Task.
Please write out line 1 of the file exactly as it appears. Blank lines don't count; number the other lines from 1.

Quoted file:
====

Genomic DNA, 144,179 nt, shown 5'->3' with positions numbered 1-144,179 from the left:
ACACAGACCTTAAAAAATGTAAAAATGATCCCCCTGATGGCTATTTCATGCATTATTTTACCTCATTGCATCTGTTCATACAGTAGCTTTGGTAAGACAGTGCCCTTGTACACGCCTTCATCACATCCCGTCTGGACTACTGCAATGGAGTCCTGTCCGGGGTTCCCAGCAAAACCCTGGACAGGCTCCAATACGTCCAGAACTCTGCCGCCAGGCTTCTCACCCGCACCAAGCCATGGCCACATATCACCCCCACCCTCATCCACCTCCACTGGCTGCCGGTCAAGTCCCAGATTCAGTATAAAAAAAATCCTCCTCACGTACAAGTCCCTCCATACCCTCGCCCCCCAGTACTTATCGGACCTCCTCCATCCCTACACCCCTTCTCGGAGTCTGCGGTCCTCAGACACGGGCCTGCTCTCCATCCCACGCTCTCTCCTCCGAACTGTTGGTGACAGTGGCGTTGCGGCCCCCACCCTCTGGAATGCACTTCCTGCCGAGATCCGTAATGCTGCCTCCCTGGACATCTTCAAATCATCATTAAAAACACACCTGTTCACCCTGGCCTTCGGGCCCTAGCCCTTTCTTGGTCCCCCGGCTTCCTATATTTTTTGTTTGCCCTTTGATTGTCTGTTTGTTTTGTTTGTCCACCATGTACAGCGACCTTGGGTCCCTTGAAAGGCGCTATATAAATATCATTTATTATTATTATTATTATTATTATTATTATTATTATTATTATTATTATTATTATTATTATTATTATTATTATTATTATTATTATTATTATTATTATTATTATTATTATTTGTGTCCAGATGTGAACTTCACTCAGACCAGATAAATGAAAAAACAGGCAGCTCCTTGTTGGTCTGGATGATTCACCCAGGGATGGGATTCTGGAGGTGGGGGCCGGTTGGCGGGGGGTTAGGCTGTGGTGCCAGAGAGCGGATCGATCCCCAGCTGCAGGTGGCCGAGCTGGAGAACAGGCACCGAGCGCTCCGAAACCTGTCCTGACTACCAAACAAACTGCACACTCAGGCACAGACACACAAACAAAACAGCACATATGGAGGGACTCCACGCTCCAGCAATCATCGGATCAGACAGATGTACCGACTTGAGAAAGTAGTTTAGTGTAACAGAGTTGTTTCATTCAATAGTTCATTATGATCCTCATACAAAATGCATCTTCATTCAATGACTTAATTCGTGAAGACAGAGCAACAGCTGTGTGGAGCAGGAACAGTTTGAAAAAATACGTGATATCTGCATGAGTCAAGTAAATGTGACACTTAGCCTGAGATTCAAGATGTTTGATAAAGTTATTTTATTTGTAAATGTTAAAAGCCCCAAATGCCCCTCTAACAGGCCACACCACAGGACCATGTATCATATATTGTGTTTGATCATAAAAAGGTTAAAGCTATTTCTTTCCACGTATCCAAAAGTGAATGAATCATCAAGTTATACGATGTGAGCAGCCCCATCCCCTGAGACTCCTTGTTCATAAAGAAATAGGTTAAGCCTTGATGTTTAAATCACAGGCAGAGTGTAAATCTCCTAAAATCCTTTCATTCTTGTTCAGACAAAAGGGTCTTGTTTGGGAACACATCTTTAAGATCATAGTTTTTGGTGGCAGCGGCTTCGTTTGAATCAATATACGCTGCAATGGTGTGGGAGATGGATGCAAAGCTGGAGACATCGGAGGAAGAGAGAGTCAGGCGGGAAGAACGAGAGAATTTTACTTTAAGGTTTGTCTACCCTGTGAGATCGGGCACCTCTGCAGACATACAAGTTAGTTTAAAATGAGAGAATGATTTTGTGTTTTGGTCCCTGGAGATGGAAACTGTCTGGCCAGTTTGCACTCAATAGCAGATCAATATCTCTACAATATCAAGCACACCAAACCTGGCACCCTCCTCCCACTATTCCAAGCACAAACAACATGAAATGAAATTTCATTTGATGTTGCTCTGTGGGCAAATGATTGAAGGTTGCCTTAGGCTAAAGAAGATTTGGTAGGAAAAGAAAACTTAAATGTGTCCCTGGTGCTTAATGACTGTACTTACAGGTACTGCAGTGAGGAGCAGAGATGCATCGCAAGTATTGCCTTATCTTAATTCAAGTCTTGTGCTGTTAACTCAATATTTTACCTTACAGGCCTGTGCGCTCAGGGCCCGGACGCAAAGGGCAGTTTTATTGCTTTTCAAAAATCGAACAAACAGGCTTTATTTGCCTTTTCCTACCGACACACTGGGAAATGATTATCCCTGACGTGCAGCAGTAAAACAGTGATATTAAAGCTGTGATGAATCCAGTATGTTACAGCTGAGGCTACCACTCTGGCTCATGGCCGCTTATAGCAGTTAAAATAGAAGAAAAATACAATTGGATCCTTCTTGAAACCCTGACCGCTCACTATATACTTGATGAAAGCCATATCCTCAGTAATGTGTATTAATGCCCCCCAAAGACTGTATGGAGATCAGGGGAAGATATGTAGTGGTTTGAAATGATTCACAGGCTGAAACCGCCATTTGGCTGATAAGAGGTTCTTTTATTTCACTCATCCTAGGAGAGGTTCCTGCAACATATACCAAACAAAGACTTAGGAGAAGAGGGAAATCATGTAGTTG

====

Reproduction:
Genomic DNA, 144,179 nt, shown 5'->3' with positions numbered 1-144,179 from the left: